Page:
Instagram, facing scrutiny from safety advocates, started testing a program in the U.S. earlier this year to verify users’ age of those claiming to be 18 or older. It uses techniques including authentication via running video selfies through an artificial intelligence system. The Meta-owned service is now ready to roll out this program to two key overseas markets: India and Brazil.
These countries together have about 400 million monthly active users on Instagram, according to market intelligence platform Sensor Tower, data of which an industry executive shared with TechCrunch. The social network said in an updated blog post that it plans to roll out this age verification program to the U.K. and EU before the end of the year.
Users can verify their age by providing an ID. Instagram has a list of documents it accepts for verification.
The program allows users to upload a video of themselves, which Instagram runs through an AI system to determine whether they are indeed aged 18 or older. For this option, Instagram has partnered with the U.K.-based identity startup Yoti. Once users complete taking a video selfie by following the on-screen instructions, Meta shares that with Yoti for verification through its specially trained AI. Both companies say they delete the data afterward.
Many social media companies use Yoti’s age estimation tech for verification as many users might not have a valid ID that is accepted by Instagram.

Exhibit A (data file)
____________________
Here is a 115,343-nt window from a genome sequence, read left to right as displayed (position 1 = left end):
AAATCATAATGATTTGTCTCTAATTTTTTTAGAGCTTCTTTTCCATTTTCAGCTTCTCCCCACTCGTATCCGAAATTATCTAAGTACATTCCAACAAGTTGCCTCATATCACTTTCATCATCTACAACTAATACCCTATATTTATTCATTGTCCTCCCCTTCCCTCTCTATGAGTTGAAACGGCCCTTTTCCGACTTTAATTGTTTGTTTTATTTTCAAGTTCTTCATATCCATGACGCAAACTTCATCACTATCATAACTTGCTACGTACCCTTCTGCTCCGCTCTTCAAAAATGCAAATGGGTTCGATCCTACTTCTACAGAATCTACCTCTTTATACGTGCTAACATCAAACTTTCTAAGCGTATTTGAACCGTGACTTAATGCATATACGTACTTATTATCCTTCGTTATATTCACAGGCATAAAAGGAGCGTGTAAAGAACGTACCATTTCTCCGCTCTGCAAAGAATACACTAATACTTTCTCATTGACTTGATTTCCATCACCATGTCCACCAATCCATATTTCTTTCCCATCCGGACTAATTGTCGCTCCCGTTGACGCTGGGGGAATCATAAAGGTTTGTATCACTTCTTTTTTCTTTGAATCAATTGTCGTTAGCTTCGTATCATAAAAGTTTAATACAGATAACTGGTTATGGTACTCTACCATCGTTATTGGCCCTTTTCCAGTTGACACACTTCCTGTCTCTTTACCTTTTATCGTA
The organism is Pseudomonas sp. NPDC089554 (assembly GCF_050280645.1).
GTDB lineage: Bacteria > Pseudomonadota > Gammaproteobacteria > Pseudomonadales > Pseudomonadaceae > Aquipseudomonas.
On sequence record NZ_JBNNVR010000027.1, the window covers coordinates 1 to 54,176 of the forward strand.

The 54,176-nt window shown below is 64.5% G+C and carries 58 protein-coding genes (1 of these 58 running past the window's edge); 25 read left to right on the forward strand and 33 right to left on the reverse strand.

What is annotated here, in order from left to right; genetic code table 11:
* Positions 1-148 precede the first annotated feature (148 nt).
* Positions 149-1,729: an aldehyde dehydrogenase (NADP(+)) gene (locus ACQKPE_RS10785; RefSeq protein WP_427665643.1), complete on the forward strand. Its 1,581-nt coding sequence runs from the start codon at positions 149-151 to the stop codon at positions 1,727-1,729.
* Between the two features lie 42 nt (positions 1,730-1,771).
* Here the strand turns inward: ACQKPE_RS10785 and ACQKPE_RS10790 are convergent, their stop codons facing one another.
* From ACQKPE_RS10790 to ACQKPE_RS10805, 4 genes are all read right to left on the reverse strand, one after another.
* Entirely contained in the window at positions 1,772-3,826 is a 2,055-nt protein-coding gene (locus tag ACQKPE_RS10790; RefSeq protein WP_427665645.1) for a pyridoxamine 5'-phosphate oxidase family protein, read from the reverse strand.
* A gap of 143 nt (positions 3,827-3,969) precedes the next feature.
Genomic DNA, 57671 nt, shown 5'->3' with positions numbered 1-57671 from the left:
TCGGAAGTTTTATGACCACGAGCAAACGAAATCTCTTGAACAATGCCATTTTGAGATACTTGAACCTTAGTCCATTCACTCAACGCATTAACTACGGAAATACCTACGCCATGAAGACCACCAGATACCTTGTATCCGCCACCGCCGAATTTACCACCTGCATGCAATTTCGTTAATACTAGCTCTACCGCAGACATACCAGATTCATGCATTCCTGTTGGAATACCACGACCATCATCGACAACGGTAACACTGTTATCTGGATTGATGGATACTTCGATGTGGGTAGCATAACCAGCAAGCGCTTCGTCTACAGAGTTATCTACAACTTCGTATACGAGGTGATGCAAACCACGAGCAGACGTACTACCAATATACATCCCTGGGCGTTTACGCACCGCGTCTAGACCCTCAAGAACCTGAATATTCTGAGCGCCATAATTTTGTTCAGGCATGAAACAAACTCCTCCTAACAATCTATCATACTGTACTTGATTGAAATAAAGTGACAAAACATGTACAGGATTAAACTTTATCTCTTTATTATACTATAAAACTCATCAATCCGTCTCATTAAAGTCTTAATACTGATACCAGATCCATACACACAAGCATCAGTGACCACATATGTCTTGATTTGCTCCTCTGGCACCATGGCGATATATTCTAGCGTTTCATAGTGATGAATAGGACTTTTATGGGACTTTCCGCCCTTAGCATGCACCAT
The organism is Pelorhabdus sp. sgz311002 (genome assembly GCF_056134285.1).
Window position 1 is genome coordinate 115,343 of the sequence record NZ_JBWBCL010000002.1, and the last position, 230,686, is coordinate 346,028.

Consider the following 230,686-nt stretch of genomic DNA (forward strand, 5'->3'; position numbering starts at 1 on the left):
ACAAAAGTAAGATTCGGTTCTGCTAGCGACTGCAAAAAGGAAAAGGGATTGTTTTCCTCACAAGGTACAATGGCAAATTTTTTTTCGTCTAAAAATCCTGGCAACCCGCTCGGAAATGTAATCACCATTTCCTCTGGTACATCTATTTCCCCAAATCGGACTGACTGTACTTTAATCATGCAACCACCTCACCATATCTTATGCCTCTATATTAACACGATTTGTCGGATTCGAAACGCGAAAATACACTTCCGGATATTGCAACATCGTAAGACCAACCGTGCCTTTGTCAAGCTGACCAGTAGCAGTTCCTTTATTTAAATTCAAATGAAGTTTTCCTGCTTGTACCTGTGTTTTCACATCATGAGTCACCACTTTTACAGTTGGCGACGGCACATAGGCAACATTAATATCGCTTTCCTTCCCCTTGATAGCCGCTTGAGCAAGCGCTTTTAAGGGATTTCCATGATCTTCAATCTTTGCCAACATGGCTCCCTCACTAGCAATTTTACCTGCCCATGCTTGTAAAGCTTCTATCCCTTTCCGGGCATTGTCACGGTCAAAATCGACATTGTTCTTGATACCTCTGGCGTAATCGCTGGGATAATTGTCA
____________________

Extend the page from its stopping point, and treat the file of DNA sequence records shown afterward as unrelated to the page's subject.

The social giant also said it is removing Social Vouching as an option to verify age. Social Vouching, one of the experimental ways Instagram verified the age as part of the new program, allowed a user to request their mutual followers, who are aged 18 or above, to vouch for the age. While it didn’t expand on the reason, it is likely that some users were gaming the system by asking their mutual followers aged 18 or above to lie for them.
The rollout comes at a time when safety advocates are lambasting Instagram for letting kids under 13 use the platform and not doing enough to stop teens from potentially seeing harmful content. On its part, last year Instagram made it mandatory for everyone to enter their birthdates, but it’s hard to rely only on that factor as users can easily provide false information. Notably, Twitter is rolling out a feature that asks users to enter their birthdates to see sensitive content.
Instagram says it uses age data to restrict certain experiences for teens: it makes accounts of users under 16 private by default, blocks DMs from unknown adults and stops advertisers to serve targeted ads based on teens’ interests and activities.
Lawmakers across the world are also looking at introducing rules that force platforms to have effective age checks in place. The U.K.’s Online Safety Bill and the California Age-Appropriate Design Code Act look to restrict content that users aged under 18 can access. Their scrutiny was partially prompted after a whistleblower testified last year to reveal that Facebook had prioritized profit over the well-being of users, especially teens.